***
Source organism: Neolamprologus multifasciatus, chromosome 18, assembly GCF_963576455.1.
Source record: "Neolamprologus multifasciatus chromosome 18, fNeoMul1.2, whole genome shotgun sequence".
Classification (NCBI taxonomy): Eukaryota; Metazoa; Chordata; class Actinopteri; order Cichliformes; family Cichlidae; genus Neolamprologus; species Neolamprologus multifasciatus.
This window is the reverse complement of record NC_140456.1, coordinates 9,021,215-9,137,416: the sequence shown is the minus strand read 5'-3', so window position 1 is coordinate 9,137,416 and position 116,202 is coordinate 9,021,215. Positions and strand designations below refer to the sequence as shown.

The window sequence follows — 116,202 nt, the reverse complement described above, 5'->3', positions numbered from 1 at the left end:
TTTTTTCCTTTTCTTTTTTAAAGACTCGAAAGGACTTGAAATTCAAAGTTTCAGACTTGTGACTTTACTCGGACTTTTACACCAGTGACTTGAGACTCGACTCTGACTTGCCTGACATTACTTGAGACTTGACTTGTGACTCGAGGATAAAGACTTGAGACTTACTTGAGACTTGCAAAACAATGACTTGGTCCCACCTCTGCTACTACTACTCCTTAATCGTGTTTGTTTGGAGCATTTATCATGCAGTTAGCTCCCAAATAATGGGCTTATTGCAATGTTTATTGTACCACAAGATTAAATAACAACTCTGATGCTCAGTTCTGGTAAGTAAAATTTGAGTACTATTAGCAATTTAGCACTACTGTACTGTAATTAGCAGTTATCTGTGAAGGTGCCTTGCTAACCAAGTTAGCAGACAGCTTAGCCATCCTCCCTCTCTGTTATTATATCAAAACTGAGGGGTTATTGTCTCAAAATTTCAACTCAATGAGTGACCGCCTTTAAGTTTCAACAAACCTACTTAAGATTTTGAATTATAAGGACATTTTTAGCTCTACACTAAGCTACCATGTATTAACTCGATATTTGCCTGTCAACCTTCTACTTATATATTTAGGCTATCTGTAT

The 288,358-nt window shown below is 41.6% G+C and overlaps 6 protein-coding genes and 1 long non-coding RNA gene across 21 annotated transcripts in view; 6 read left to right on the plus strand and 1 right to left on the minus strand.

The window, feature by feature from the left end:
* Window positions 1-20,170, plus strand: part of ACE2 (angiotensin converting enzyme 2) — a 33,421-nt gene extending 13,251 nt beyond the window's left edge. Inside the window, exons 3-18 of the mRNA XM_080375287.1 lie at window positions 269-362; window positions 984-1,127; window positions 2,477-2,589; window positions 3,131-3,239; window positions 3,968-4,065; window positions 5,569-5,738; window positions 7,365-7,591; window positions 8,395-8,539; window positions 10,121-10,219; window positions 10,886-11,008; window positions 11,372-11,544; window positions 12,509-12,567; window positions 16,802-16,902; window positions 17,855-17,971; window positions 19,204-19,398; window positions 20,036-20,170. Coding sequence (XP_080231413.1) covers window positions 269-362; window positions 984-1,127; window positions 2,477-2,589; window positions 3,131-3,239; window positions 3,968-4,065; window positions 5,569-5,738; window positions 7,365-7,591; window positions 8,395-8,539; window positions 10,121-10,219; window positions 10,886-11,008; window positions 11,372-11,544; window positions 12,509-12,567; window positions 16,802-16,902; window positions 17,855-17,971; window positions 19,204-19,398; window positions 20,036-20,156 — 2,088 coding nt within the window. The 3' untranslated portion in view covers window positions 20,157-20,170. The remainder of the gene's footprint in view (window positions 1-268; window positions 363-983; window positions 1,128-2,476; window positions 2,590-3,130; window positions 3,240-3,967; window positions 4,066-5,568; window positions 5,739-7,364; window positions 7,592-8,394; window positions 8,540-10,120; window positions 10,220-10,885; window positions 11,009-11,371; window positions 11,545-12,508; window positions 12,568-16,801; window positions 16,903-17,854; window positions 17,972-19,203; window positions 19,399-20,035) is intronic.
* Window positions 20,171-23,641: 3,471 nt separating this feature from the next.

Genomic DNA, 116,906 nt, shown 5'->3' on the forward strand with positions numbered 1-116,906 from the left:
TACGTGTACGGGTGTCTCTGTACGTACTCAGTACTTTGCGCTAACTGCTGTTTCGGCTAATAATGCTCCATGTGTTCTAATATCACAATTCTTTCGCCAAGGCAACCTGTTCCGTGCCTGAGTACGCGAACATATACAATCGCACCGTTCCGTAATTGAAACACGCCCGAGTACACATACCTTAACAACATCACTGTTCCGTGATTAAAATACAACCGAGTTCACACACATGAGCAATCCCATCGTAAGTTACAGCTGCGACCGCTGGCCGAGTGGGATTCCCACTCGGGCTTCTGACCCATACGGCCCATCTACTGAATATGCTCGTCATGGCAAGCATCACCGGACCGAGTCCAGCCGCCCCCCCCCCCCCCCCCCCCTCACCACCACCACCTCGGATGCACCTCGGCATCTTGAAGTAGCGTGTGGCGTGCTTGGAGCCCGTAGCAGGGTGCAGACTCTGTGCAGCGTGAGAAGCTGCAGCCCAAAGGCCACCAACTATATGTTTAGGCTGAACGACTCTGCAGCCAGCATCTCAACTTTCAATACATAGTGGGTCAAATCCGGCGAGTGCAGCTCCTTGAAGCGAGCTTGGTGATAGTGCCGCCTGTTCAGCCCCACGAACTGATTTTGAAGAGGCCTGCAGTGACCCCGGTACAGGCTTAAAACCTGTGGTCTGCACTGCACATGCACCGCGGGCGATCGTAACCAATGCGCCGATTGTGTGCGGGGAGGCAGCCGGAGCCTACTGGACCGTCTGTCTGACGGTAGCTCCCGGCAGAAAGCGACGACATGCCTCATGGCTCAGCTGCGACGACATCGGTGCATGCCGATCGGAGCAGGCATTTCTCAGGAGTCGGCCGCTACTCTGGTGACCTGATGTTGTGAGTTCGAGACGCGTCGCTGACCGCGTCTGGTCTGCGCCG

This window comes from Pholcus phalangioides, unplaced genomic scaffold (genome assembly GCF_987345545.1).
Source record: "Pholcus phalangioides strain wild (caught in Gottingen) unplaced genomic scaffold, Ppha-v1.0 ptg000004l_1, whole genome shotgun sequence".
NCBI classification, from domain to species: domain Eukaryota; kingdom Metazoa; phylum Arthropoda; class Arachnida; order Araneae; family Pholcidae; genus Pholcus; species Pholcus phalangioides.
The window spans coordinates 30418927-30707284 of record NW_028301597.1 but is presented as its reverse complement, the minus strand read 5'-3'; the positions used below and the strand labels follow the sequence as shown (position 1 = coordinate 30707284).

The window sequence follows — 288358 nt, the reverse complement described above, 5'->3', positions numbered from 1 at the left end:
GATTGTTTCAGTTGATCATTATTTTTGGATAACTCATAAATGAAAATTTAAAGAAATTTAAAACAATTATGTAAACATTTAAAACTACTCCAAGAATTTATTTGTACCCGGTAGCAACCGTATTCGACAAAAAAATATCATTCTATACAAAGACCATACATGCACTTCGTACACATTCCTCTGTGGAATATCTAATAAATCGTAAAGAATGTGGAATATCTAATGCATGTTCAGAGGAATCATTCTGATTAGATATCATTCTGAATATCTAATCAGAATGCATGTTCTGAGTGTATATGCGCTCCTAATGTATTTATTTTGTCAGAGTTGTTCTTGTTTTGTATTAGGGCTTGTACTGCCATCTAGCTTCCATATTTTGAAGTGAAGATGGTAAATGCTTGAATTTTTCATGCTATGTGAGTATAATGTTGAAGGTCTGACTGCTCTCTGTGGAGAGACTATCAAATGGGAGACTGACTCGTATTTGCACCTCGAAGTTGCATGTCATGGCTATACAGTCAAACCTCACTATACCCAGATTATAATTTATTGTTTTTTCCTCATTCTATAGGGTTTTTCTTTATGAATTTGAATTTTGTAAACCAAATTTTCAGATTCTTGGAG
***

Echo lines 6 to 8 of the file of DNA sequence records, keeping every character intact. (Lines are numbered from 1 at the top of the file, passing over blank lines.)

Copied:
TTTTTTCCTTTTCTTTTTTAAAGACTCGAAAGGACTTGAAATTCAAAGTTTCAGACTTGTGACTTTACTCGGACTTTTACACCAGTGACTTGAGACTCGACTCTGACTTGCCTGACATTACTTGAGACTTGACTTGTGACTCGAGGATAAAGACTTGAGACTTACTTGAGACTTGCAAAACAATGACTTGGTCCCACCTCTGCTACTACTACTCCTTAATCGTGTTTGTTTGGAGCATTTATCATGCAGTTAGCTCCCAAATAATGGGCTTATTGCAATGTTTATTGTACCACAAGATTAAATAACAACTCTGATGCTCAGTTCTGGTAAGTAAAATTTGAGTACTATTAGCAATTTAGCACTACTGTACTGTAATTAGCAGTTATCTGTGAAGGTGCCTTGCTAACCAAGTTAGCAGACAGCTTAGCCATCCTCCCTCTCTGTTATTATATCAAAACTGAGGGGTTATTGTCTCAAAATTTCAACTCAATGAGTGACCGCCTTTAAGTTTCAACAAACCTACTTAAGATTTTGAATTATAAGGACATTTTTAGCTCTACACTAAGCTACCATGTATTAACTCGATATTTGCCTGTCAACCTTCTACTTATATATTTAGGCTATCTGTAT

The 288,358-nt window shown below is 41.6% G+C and overlaps 6 protein-coding genes and 1 long non-coding RNA gene across 21 annotated transcripts in view; 6 read left to right on the plus strand and 1 right to left on the minus strand.

The window, feature by feature from the left end: